Sermon February 3 2019
Sometimes we wonder what brought the Lectionary readings together, but the readings for today are almost an ‘embarrassment of riches.’ Nonetheless, we customarily find that people who preach involve themselves in research, sometimes with no result. Having nothing whatsoever to do with the sermon, few days ago I read of a study, (published by a respectable source,) which indicated that two hours after eating a bar of dark chocolate, the adults involved experienced much sharper, clearer vision. Imagine – chocolate for medicinal purposes! However, I’ve found I can get the same good results, without the two hour wait, by simply cleaning my glasses. Thus I think we’re wise to approach research with some reservations. Scholars and academicians have evidently agreed to disagree, and the study of scripture is no exception.
In the Hebrew Scripture for today, God calls Jeremiah to be a prophet. Jeremiah tries to beg off. Says he’s just a child, what does he know, and The Lord surely has better candidates for prophetic ministry somewhere in Israel. God’s not buying this, and God tells Jeremiah to hush, touches Jeremiah on the mouth, and explains that Jeremiah is not going out alone, God will be a constant presence, and God’s words will be in Jeremiah’s mouth. Now there’s an endorsement! God must really love Jeremiah. God promises to be for Jeremiah what the psalmist says God IS – a castle, a stronghold, to keep him safe. Betcha we, too, can claim that promise. God will be with us, a castle to keep us safe, whatever the difficulty into which we’ve gotten ourselves. We have to ask, & expect.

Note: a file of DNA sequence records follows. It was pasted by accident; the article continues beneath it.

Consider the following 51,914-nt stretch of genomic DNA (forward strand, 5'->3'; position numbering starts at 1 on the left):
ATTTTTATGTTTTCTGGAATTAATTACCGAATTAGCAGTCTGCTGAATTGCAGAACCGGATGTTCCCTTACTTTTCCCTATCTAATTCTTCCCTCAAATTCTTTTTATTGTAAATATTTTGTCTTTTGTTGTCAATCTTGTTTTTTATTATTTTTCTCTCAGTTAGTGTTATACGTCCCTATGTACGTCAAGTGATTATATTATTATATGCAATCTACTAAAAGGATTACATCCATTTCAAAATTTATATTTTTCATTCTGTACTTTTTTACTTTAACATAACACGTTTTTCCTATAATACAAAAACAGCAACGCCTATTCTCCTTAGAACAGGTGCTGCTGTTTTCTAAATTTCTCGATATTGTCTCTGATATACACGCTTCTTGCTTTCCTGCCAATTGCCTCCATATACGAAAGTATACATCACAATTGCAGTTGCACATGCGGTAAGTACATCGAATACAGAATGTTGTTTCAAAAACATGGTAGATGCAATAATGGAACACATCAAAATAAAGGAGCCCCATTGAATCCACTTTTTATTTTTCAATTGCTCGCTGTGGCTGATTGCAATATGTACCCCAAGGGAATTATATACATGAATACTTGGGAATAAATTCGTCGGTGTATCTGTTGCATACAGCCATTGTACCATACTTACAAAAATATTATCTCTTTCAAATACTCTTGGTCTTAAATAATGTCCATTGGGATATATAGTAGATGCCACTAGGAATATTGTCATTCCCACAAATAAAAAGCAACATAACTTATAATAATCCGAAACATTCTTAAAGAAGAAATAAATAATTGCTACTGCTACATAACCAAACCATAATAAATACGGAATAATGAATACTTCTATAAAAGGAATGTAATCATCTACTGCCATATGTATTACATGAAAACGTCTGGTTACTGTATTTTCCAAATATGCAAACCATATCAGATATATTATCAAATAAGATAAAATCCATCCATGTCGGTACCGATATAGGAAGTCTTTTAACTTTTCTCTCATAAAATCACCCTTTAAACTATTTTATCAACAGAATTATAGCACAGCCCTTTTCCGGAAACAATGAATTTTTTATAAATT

And then that glorious reading from Corinthians. Almost every wedding for which I officiated included that reading. But Paul’s assessment of the worth and efficacy of love far exceeds it’s application in marriage. We are called into this generosity of love in every aspect of our daily lives. This reading, for me, stands as an heuristic, or interpretive, lens for our understanding of God’s love. Consider: